17. Battenkiller

    Battenkiller Minister of Fire

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    They wear out? Never heard that before.

    Anyway, I broke mine clean off when I got the stove last year and had to order a brand new one. I set it exactly how I was advised by the local VC gurus - half open (45º) when the stove is dead cold. It opens and closes the intake flapper just fine, but the temp at that particular location is not always in sync with what the rest of the stove is doing. Plus, there are many times in horizontal mode where closing the intake a bit actually causes a rise in temperature. That closes the door more, which eventually lowers the stove temps when I really want them to stay up there, with the likely additional expense of less efficient combustion. Sure isn't the "set it and forget it" control that I hoped for. I seemed to get better control manually with the jury-rigged adjustment method I used while my thermostat was on order.

    I feel that if thermostats were that effective, the major makers would be all over them. It's not cutting edge technology or anything. Personally, I never use air control as a method of temperature control, I use it as a way to get an optimum burn. Load size and recharge frequency are much more effective in controlling BTU output, at least on my stove.
  18. begreen

    begreen Mooderator Staff Member

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    It's been many years, but the way I recall running the stove was to leave the thermostat flap open until after I had engaged the bypass and the stove had settled into the long burn. Then I'd set it so the flapper just closed when the room temp was about right. At that point I could walk away until the stove needed refilling. But I haven't done that with the Vigilant. My brother's Vigilant's thermostat (and bypass) was broken, so it was manual operation only. That worked sort of, so maybe you're right. I don't fiddle too much with the air control on the T6 either.
  19. Renovation

    Renovation New Member

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    That seems a very valid conclusion, and I pondered it long and hard--why don't more manufacturers use thermostats, when they work so well on some stoves (Blaze Kings, etc.)?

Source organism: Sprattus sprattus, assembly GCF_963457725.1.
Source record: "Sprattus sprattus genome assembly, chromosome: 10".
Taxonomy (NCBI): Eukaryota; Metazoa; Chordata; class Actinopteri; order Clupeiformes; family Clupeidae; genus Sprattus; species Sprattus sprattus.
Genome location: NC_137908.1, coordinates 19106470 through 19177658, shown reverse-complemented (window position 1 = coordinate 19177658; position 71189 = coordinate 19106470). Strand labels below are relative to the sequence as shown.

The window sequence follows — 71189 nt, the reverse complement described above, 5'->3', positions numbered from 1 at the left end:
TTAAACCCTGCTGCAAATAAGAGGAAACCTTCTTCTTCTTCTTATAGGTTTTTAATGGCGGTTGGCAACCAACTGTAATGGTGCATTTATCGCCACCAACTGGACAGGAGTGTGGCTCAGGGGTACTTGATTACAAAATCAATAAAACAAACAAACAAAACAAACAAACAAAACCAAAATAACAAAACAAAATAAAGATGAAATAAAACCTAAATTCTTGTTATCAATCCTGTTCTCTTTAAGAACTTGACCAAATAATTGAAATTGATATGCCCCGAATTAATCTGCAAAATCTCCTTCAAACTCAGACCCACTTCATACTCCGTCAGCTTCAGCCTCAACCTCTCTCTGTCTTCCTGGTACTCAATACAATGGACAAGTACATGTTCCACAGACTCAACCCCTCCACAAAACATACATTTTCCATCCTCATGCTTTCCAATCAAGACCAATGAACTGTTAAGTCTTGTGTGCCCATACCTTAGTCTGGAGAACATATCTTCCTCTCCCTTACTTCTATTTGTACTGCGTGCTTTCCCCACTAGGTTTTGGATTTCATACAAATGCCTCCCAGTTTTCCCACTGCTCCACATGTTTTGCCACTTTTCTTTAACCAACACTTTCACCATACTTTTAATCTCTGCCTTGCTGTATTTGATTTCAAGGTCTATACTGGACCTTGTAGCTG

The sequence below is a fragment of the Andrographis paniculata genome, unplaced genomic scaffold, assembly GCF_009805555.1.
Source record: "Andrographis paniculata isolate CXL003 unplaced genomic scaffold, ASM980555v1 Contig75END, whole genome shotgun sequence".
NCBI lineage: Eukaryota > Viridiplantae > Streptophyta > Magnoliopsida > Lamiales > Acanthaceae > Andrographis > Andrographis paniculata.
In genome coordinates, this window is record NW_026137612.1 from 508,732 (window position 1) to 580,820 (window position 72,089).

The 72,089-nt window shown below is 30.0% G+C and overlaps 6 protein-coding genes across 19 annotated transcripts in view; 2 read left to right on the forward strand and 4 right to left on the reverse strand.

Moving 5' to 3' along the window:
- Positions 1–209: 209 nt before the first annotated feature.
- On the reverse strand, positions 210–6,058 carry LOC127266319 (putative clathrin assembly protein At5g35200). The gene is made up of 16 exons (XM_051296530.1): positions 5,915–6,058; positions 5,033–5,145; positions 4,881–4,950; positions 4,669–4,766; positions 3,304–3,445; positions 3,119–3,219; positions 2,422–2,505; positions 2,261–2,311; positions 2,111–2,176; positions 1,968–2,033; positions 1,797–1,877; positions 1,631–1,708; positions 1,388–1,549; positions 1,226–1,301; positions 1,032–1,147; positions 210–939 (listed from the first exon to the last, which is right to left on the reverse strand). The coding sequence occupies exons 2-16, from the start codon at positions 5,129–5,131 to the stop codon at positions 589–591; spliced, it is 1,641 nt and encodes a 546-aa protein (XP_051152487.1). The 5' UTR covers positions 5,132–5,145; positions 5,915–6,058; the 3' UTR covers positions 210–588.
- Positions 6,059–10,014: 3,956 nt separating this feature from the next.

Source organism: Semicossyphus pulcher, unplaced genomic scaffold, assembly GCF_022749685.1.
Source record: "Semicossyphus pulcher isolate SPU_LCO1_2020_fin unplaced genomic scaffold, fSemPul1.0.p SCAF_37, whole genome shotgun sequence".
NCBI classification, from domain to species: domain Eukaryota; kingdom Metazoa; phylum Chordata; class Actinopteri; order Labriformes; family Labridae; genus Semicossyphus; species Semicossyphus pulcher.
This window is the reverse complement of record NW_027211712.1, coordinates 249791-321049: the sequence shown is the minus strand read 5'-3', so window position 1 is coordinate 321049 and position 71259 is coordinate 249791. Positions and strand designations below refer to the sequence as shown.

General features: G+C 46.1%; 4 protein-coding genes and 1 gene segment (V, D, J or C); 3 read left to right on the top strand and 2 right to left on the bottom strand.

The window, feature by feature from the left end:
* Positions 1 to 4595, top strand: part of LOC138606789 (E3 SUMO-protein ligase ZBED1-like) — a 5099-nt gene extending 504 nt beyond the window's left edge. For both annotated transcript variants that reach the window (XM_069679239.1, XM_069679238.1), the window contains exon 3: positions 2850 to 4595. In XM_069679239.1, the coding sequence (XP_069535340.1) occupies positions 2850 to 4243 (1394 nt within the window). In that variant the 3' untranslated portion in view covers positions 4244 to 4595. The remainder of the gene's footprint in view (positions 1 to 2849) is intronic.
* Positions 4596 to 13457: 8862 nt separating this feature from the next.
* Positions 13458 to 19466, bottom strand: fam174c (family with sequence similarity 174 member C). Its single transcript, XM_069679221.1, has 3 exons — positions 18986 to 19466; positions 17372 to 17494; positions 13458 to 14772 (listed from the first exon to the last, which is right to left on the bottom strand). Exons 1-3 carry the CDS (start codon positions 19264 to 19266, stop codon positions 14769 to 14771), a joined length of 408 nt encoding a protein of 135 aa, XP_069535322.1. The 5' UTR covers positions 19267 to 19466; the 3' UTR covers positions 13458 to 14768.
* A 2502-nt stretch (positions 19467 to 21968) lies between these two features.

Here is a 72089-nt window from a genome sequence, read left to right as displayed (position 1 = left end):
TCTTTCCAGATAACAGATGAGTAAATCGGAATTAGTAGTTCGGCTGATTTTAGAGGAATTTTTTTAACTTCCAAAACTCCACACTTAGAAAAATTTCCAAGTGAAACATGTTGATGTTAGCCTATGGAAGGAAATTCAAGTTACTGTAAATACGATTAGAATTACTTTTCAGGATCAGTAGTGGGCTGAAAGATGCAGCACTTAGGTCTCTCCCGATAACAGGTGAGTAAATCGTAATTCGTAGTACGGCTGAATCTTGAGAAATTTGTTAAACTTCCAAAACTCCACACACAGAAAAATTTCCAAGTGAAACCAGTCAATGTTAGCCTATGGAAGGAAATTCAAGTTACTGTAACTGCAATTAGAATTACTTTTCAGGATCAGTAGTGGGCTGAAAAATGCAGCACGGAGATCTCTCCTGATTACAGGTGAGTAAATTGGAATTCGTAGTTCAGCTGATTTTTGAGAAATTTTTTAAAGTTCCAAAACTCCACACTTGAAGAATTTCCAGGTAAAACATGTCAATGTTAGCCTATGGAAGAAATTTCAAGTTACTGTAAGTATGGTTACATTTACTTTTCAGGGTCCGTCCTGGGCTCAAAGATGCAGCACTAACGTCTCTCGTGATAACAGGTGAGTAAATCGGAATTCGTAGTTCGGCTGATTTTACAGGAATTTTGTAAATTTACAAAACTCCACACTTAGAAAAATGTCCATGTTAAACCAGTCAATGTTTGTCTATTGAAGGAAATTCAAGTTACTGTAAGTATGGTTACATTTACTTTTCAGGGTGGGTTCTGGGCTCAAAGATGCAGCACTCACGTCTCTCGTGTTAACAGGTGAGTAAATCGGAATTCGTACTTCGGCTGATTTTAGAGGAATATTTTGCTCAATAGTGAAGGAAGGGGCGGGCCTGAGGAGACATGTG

Here's my theory, submitted for your approval.

    With the advent of EPA stoves, stoves became more finicky and thermostats became more problematic. Secondary burn is critical for stoves to meet the EPA emissions limits, and anything that might throw them out of secondary burn is a problem.

    Primary air and efficient burning is clearly an issue, and many have complained that they can't shut their EPA stoves down enough with their strong drafting chimney due to the "Bungalow Effect". To pass EPA, stoves have to burn clean in conditions simulating a Florida bungalow--low chimney and relatively high outdoor temps, which means poor draft. So stoves have their primary air control configured so that someone in a FB can't choke it out of secondary burn, which means someone with a good drafting chimney may not be able to turn down the stove enough. I've seen a number of such posts.

    This is particularly an issue with thermal (non-cat) smoke burners, for a not-too-low stove temp is required to keep the secondaries firing. This is less of an issue for cat stoves, which can ignite smoke at lower stove temps (once the cat ignites, it gets warmer).

    Likewise for thermostats--finicky EPA stoves may fall out of secondary burn if a thermostat cuts back the primary air. So perhaps the explanation is that it is a PITA to get an EPA stove to work with a thermostat, that cat stoves do it more easily, and getting an EPA stove to work with a thermostat is a relatively sophisticated and new technology?

    We do see Woodstock, who has a reputation for making sophisticated cat stoves, hinting about putting a thermostat on their next stove.

    Thoughts?
  20. SolarAndWood

    SolarAndWood Minister of Fire

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    The thermostats in both of our VCs were ineffective at best. The BK thermostat produces a very predictable burn and is very quick to react to something like turning the blowers on or off. It adjusts within 30 seconds.
  21. jharkin

    jharkin Minister of Fire

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    George,

    I think your theory may explain why the only stove makers that use thermostats (BK and VC) are catalyst stove makers. As long as the cat is lit off its much harder to close the air so far that the secondary burn dies on a cat.
  22. corey21

    corey21 Minister of Fire

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    When i had the wondercoal stove in my house it had tstat on it and produced a steady burn. One thing that i miss now.
  23. jetmech

    jetmech Member

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    The thermostat on my VC intrepid works just fine... i have seen it cool the stove and not let it get to 750 and have watched the secondary shutter keep cat temps below 1900.... im glad it has these devices they are good saftey measures built into the stove, My stove is older a model 1303.. still looks good and runs great
  24. jrprusak

    jrprusak Member

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    I just found an interesting article about the Pacific Energy "Extended Burn Technology" bi-metal draft control that automatically operates the draft control similar to a thermostat on the older stove. It operates on its own so there is no operator adjusting. Check it out… There is a link at the bottom of the article to actually see it in operation.

    http://www.chimneysweeponline.com/hoebt.htm
  25. Wood Heat Stoves

    Wood Heat Stoves Minister of Fire

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    lennox stopped supporting these old smoke dragons. they are horribly inefficient!!

    might be a good time to upgrade, unless chopping wood is keeping you healthy.....